Where is Christ in Christmas?

Tuesday, August 19, 2003 | Tag Cloud

Where is Christ in Christmas?

by Berit Kjos

In the little village of Bethlehem,
There lay a Child one day;
And the sky was bright with a holy light
O'er the place where Jesus lay.

Alleluia! O how the angels sang.
Alleluia! How it rang!
And the sky was bright with a holy light
'Twas the birthday of a King.

The angels' joyful announcement was worthy of a Heavenly King. But how do we celebrate His majesty?

The world’s preparation for Christmas usually shuts Him out. Christ, the long-awaited Messiah, simply doesn’t fit today's politically correct views. Nor is He compatible with holiday marketing schemes. Do you wonder what happened to holiday wrapping paper with Biblical themes?

Never mind that He created the universe and has each future day written in His book. Or that He alone can fulfill our longing for genuine peace and lasting joy. The world doesn’t welcome Him – He doesn't fit. Its people reject Him -- unless they can re-imagine Him in a form more like themselves. His holiness violates their comfort zone. So they hide from Him (like Adam and Eve), deny His existence, or fill their days with distractions and alternatives. For example:

* Schools are trading Christmas programs for solstice celebrations.
* Children are singing "Here comes Santa Claus" instead of "Away in a manger."
* Last year, the popular "Pokemon Christmas" video was quickly sold out at Walmart.
* As in Old Testament days, people who reject the only true source of peace, still proclaim "Peace, peace,’ when there is no peace."1
Meanwhile, many of us are too busy planning His party to grieve His absence.

The King whose birth we celebrate may be sad, but He’s never surprised. Long ago, He stood in Jerusalem watching a world too blinded by human wants and ambitions to see the Savior in their midst. "If you had known," He said with unspeakable sorrow, "the things that make for your peace! But now they are hidden from your eyes." (Luke 19:42)


Today, almost 2000 years later, religious leaders still lead the anti-Christ crusade. Many have accepted the new global consensus on religion: all religions are equally good, but Biblical Christianity is too narrow to be tolerated in this new millennium. The envisioned "Culture of Peace" won’t permit divisive Biblical values. Faith in His unchanging truths is viewed as "mental dysfunction." And at the forefront of this cultural transformation stand countless churches that teach a compromised, cross-less and Christ-less Christianity.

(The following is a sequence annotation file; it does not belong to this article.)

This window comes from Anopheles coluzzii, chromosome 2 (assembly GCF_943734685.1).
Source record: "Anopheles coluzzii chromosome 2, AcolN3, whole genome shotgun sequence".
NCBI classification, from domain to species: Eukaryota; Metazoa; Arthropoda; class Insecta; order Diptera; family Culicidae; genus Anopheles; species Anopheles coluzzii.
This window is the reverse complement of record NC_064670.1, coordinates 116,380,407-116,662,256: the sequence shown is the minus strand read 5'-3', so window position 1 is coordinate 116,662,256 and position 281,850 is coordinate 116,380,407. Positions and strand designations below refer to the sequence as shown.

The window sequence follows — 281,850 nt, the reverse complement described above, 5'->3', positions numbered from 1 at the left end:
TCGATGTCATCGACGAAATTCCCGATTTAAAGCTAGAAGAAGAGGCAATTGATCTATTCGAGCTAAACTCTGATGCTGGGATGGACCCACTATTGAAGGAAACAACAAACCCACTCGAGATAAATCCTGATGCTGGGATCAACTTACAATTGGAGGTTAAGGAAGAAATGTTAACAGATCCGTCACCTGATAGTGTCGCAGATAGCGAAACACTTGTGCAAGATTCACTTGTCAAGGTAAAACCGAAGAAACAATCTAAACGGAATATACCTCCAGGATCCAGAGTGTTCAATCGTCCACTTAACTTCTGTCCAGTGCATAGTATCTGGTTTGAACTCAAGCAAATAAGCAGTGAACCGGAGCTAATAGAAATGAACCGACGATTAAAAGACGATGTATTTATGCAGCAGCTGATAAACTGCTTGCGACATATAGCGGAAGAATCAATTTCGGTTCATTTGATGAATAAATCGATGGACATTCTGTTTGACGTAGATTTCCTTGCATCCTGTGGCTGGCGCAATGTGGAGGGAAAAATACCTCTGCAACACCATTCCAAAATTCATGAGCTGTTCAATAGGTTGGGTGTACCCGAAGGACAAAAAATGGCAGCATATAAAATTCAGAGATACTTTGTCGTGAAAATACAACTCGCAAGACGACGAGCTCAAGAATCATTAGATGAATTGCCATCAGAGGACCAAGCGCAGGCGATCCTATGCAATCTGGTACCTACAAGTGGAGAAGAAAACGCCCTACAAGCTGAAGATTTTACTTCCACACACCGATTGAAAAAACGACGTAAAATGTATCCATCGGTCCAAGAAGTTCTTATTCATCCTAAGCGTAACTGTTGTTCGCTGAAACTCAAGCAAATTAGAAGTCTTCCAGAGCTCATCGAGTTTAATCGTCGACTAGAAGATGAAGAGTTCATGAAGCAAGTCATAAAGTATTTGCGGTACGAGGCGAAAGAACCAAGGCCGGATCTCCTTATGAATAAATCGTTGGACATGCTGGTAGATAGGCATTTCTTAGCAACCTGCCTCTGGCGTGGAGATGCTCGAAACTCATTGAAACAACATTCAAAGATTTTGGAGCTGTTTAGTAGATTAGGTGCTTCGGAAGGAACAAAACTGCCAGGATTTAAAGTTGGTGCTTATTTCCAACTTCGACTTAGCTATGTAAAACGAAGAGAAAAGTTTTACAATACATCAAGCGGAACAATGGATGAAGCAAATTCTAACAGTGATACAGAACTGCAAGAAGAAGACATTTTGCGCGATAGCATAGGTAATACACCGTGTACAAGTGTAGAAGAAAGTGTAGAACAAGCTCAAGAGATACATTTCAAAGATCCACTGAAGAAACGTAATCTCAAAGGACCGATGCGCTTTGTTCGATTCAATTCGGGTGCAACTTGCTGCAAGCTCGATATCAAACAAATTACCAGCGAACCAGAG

No wonder embarrassed theologians joined the public outcry last year when several presidential candidates dared to name Jesus during the recent Iowa debate.2 In the eyes of offended "Christian" leaders, evasion and lies would be more tolerable than the truth and light. But then, such was the religious climate that glorious night when our King came to earth and angelic jubilation pierced the stillness of the skies.

In other words, Jesus was born into a culture ruled by the same spiritual mastermind that prods the masses today. The apostle John, said it well: "The whole world lies under the sway of the evil one." (1 John 5:19)

That’s why the religious leaders during His time on earth had little tolerance for His call to purity and separation. "Come unto Me…" meant leaving the acceptable ways of the world, a dangerous notion that threatened the establishment. Unless the long-awaited Messiah would conform to contemporary teachings, He was not welcome in their midst. John summarized the tragedy as well as the triumph:

"He was in the world, and the world was made through Him, and the world did not know Him. He came to His own, and His own did not receive Him. But as many as received Him, to them He gave the right to become children of …." (John 1:10-12)

Human nature doesn’t change with time, nor does the spiritual battle raging against the Christ, His Word, and His followers. The church still wants to blend with the world, and statistics indicate it does so quite consistently.

The world doesn’t mind stars, angels, Christmas trees, or a sweet little baby sleeping in a manger. But there’s still "no room at the inn" for a King who invites us to walk His lowly path. And if we choose to let Him "be born in us" we must also share His suffering and bear with Him "the offense of the cross" – the world’s hostility toward the separated and crucified life Christ grants to those who love Him. (Galatians 5:11)


But the main problem with Christmas is not the way we trivialize angels and shepherds. Nor is it the season of the year. I doubt that Jesus cares whether we celebrate His birth in December or closer to the unknown date.

Nor is it the religious competitors to Christmas. While Kwanza, Hanukkah, and Winter Solstice may have replaced Christmas programs in public schools, they alone wouldn’t weaken the Church. Just look at China. Where genuine believers face the greatest challenges to their faith and families, they demonstrate a spiritual and numerical growth that puts the American church to shame.

Nor is it the pagan roots of most popular Christmas customs. Few are even aware of the history behind Christmas trees, mistletoes or the ancient midwinter celebration of a mother-goddess with the midwinter babe. While these roots may contribute to the problem, today's Christmas would hardly be more Biblical if set in the summer.

No, the root problem has to do with our view of God and our relationship to Jesus. We have been taught to think of the King of the universe more like a super-Santa than a jealous God who holds us accountable to His Word. We forget that His favors are designed to conform us to His image, not meet all our wants.

He grieves when His people turn worship into self-indulgence, pretending to please Him when, while serving ourselves. His lowly birth in Bethlehem points to the hardships our Savior was willing to bear for our sake. Without diminishing His glorious stature as eternal King, it prompts us to walk with Him in the same love and humility with our hearts set on eternity.